Crews Work To Find Sandy Debris Before It Reaches Shore - New York News

Crews Work To Find Sandy Debris Before It Reaches Shore

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SEASIDE HEIGHTS, N.J. -

People trying to find relief from the heat are heading down the shore this weekend.

And, from the looks of things, some people have already ducked out of work and headed down for some relaxation.

But what about all that debris from Hurricane Sandy that's still in the water? There have been a few reports of it still washing ashore this summer.

Crews are using some pretty high-tech equipment to make sure families are safe, FOX 29's Stephanie Esposito reported Friday night from Seaside Heights.

Like most of our Jersey Shore towns, Seaside Heights is a barrier island. So when Sandy hit, the whole thing was under water and debris was pushed all around – into the ocean and into the bay. Most of it is cleaned up now in the ocean, but the bay has some more work to be done.

"I was a little bit nervous about what would be in the water with the wood and the pier being ripped up and the metal," said beachgoer Judy Spadafora.

Superstorm Sandy ravaged the Jersey coastline, leaving behind tons of debris. So before Spadafora let her kids in the ocean this year, they had a talk.

"She said that we had to beware of what was in the water, like with the wood and the metal, so that we wouldn't cut our feet or anything," her daughter said.

The Department of Environmental Protection says contractors removed 86,000 cubic-yards of debris from the shores and bays. They fly down the coast checking for debris six days a week and run a sonar down the coast weekly. The same sonar was used in Seaside before they pulled out a roller coaster from the ocean.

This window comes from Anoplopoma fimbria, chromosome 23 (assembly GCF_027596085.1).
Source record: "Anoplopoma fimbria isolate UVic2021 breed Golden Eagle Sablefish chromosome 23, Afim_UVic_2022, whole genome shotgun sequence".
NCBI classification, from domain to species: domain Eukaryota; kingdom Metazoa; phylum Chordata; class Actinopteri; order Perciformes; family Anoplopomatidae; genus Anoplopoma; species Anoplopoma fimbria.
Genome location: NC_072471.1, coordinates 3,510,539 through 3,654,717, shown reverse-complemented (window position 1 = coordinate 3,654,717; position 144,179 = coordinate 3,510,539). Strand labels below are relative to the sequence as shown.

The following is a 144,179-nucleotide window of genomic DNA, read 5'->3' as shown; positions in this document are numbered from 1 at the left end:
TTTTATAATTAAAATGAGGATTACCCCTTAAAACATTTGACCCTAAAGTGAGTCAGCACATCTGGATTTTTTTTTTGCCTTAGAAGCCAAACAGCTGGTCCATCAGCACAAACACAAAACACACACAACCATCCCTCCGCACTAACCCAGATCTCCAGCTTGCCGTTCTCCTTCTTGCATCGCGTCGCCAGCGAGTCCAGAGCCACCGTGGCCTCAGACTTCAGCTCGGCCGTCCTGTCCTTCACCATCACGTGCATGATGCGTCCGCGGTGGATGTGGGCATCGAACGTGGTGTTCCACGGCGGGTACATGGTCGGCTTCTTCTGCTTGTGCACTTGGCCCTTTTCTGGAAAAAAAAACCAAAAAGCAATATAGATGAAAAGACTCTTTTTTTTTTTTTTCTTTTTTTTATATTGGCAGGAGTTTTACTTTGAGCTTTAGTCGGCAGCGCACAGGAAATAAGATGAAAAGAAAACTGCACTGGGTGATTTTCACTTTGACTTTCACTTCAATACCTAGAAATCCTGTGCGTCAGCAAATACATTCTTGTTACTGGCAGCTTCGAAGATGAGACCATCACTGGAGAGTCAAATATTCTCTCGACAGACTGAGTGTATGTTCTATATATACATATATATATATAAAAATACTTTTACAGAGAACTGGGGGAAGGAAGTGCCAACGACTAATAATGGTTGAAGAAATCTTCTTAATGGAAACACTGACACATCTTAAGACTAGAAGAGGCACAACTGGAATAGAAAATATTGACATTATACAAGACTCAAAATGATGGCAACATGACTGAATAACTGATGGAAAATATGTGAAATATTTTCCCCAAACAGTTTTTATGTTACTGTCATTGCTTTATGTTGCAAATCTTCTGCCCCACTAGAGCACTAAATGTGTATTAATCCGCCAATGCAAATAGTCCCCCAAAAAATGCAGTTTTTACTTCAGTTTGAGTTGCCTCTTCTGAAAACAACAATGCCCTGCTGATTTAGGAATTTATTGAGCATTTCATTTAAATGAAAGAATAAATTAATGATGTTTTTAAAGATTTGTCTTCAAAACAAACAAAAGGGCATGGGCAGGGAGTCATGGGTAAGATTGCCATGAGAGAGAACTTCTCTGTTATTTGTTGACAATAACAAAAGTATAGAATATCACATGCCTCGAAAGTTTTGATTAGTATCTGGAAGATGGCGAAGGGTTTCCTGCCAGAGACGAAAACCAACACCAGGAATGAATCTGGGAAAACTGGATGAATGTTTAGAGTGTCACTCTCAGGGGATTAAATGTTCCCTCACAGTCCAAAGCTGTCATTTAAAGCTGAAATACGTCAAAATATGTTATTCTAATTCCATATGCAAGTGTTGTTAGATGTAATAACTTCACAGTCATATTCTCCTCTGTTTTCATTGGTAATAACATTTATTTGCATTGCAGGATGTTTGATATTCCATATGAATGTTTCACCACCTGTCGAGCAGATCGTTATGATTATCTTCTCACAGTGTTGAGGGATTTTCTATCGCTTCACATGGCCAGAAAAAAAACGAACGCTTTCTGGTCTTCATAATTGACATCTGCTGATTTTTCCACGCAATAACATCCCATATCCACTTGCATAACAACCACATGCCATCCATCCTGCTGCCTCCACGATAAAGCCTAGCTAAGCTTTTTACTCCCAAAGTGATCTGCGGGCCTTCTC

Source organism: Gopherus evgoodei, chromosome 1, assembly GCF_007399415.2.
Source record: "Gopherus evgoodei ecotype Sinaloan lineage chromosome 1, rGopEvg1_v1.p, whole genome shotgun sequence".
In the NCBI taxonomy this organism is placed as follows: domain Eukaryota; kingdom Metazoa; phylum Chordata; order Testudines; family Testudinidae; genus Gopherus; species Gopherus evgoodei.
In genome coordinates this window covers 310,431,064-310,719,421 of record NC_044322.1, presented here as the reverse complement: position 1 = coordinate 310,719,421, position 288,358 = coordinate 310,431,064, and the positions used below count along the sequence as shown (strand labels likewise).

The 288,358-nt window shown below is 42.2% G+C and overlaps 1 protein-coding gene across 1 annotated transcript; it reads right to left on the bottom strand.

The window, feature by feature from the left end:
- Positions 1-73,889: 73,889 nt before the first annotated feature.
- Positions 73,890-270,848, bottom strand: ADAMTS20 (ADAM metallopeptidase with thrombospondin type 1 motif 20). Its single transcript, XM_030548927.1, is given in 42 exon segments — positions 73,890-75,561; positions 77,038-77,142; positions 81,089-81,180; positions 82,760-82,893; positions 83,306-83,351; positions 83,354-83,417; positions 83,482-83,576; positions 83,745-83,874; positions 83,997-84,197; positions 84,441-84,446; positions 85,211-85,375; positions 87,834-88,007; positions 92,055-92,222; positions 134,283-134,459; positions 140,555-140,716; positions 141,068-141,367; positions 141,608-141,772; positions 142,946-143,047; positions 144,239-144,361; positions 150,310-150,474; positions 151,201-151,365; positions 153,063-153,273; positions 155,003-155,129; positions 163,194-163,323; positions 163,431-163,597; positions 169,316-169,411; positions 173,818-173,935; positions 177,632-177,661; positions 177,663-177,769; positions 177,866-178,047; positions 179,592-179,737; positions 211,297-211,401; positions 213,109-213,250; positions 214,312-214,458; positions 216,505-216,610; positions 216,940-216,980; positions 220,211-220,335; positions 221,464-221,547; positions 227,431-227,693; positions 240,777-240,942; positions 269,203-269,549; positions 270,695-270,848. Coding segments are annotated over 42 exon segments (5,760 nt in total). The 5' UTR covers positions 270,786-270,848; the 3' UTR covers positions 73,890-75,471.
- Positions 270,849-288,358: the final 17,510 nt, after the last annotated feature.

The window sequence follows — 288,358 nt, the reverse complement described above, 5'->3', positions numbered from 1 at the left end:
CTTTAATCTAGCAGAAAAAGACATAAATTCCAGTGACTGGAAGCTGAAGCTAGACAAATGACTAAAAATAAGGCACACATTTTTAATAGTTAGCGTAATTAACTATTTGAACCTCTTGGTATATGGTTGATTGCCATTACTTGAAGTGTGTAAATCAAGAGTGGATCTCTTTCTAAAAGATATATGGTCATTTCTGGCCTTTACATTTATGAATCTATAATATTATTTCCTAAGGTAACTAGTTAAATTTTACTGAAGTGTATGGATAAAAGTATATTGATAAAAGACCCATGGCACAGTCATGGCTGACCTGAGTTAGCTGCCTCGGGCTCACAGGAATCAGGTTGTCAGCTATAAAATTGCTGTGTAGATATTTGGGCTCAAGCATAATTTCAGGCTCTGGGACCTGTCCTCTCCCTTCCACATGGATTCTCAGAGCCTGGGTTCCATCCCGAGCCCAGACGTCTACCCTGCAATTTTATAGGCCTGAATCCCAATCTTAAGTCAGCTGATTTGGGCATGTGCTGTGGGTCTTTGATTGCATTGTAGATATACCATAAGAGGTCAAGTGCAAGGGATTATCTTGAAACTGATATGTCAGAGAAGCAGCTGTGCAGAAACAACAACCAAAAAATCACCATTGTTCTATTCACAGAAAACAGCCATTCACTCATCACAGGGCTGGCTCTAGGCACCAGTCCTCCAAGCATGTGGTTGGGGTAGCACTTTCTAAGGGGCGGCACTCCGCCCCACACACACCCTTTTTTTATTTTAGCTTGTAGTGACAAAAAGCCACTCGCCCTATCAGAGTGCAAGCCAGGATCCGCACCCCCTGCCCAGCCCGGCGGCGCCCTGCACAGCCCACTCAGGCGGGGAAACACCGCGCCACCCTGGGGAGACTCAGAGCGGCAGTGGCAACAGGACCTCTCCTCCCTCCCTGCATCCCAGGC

"Our lifeguards train every day in the water, so they're checking the sand bars as they're training," said Chief Jay Boyd, of the Seaside Heights Beach patrol.

Most of the big stuff had been located and pulled from the ocean but the bay is a little more complicated.

"The problem that exists now is smaller items that you're not gonna pick up with a crane. You need more of a sieve or, you know, a hand-on effort," said Britta Wenzel, executive director of Save Barnegat Bay.

Back to the ocean, there are still rides missing from the pier, but they haven't been detected along the coast.

"They just now had stuff washing up on their beaches from the tsunami in Japan, so it's amazing. I'm sure people are going to be getting some of our rides," said Michael Graichen, of Seaside Heights public relations.

Maybe, but most people were t worried about it.

"I've been sitting in the water with my chair and my kids of been in the water, and I've only seen little pieces of bark – nothing different than we normally see," one woman said.

"As the tide shifts, wind changes, things will break loose," Wenzel said. "It's not a perfect science. You know, we've tried to get out mostly what we can get out, but it's going to be continuously exposed as things change in nature."

What you're supposed to do is use a little common sense. Don't swim in places where there aren't lifeguards. And if you're going to go into the bay, wear some sort of watershoes or old sneakers because you just never know.

Lifeguards in Seaside Heights say they don't have any reported injuries from people getting hurt on debris, and they also have no reports of any large pieces of debris washing ashore, Esposito reported.

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